During conversations with vendors at this past May’s HD Expo & Conference in Las Vegas, one of the words that seemed to be mentioned most was “reclaimed.” Reclaimed materials are hot now in design—especially reclaimed wood. Yes, there are companies scouring the country in search of “deconstructed” buildings that have wood that can be used again. This wood is coming from barns, warehouses, churches, homes and other structures. If you have used reclaimed wood in a new project or renovation, I would love to know where you got it and how you used it. There is a huge environmental upside to using reclaimed wood—for furniture, flooring, paneling, etc. Material destined for the landfill is diverted. Trees do not need to be cut down.
Green Lodging News will turn six years old this month. It has been seven years since I began the work to launch our electronic publication. Thank you very much to the many sponsors who have made it possible for Green Lodging News to publish its website, weekly e-newsletter, and weekly Green Supplier Spotlight. Please continue to support our sponsors and always be sure to tell them you found them here on Green Lodging News. Green Lodging News has grown a lot since July 2006. The website now averages more than 20,000 unique visitors and 120,000 total visits a month, and 450,000 page views a month. Our e-newsletter now reaches 3,466. That number grows daily. Please be sure to tell your colleagues to sign up for the e-newsletter by going to our website.
It’s here and you had better at least be familiar with it, especially if you host groups at your property. What I am referring to is HCMI 1.0, the methodology to calculate and communicate the carbon footprint of hotel stays and meetings. The methodology has been agreed upon by 23 leading global hospitality companies including Accor, Carlson Rezidor Hotel Group, Fairmont Hotels and Resorts, Hilton Worldwide, Hyatt Corp., InterContinental Hotels Group, Marriott International Inc., MGM Resorts International, Starwood Hotels & Resorts Worldwide, Inc., and Wyndham Worldwide. The methodology is expected to be widely used within the next two years. It is designed to be applied by any hotel—large or small—around the world. While it will not take a rocket scientist to understand it, it is not simple addition either.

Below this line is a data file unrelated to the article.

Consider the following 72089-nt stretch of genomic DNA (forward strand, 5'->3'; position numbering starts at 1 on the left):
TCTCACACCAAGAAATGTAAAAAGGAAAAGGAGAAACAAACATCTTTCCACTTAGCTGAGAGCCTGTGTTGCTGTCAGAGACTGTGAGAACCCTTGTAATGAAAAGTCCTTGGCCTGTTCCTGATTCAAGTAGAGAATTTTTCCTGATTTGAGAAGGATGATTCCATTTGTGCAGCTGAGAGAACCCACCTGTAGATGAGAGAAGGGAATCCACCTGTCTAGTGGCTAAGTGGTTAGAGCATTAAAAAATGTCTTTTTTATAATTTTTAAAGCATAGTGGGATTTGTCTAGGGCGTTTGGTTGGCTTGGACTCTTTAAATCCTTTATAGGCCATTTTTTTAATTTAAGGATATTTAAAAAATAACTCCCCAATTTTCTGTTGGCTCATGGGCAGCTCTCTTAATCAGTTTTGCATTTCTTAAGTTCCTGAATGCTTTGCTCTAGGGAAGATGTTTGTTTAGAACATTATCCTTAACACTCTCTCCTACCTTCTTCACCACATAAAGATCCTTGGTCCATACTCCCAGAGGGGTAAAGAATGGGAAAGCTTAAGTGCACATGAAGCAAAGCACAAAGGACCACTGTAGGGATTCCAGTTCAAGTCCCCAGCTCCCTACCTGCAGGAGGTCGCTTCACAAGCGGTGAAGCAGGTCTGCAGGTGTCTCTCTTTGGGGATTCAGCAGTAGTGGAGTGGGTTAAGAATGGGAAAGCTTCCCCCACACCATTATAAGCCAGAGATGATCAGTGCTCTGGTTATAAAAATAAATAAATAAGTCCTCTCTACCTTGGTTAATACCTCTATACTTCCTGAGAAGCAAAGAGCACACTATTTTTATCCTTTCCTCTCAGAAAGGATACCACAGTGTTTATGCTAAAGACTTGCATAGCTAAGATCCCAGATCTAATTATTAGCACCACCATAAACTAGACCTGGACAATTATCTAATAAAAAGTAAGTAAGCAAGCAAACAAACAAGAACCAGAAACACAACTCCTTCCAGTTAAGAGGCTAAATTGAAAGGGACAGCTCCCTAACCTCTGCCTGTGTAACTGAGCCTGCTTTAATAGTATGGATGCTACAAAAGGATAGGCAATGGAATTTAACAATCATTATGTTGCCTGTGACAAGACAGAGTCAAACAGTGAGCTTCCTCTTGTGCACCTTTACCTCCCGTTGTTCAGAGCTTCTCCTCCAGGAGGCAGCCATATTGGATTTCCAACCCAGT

Last week I wrote about Best Western International’s new “I Care Clean” program and its use of UV (ultraviolet) wands, black lights and paper wraps during housekeeping. A few days ago I had an opportunity to chat with Ron Pohl, Best Western’s senior vice president brand management and member services, about “I Care Clean” and how the program is progressing. “It is going extremely well,” Pohl says. “Without any promotion of the concept, customer satisfaction and overall satisfaction scores have increased 13 percent.” Research conducted for Best Western Customer by IDEO highlighted guests’ increasing concern about guestroom cleanliness. “Customer expectations have changed completely,” Pohl says. “It is what the customer cannot see that is most concerning.” UV wands and black lights are not replacing any existing housekeeping practices.
This past week Best Western International rolled out a new cleaning program aimed to give it a competitive edge and meet guest demand in the midscale hotel market. Called “I Care Clean,” it equips housekeepers with ultra violet (UV) sterilization wands and UV inspection lights. Housekeepers will use the wands to sterilize “high touch” points in the hotel such as telephones, clocks, light switches, door handles, bathroom fixtures and common areas. The black lights will be used as part of the housekeeper inspection process to detect any biological matter, food particles, and more, that the human eye cannot see. Also as part of I Care Clean, Best Western will be offering TV remotes that are easier to clean and disinfect, wraps for remotes, and pillow and blanket wraps. I would love to know what you think about Best Western’s new cleaning initiatives.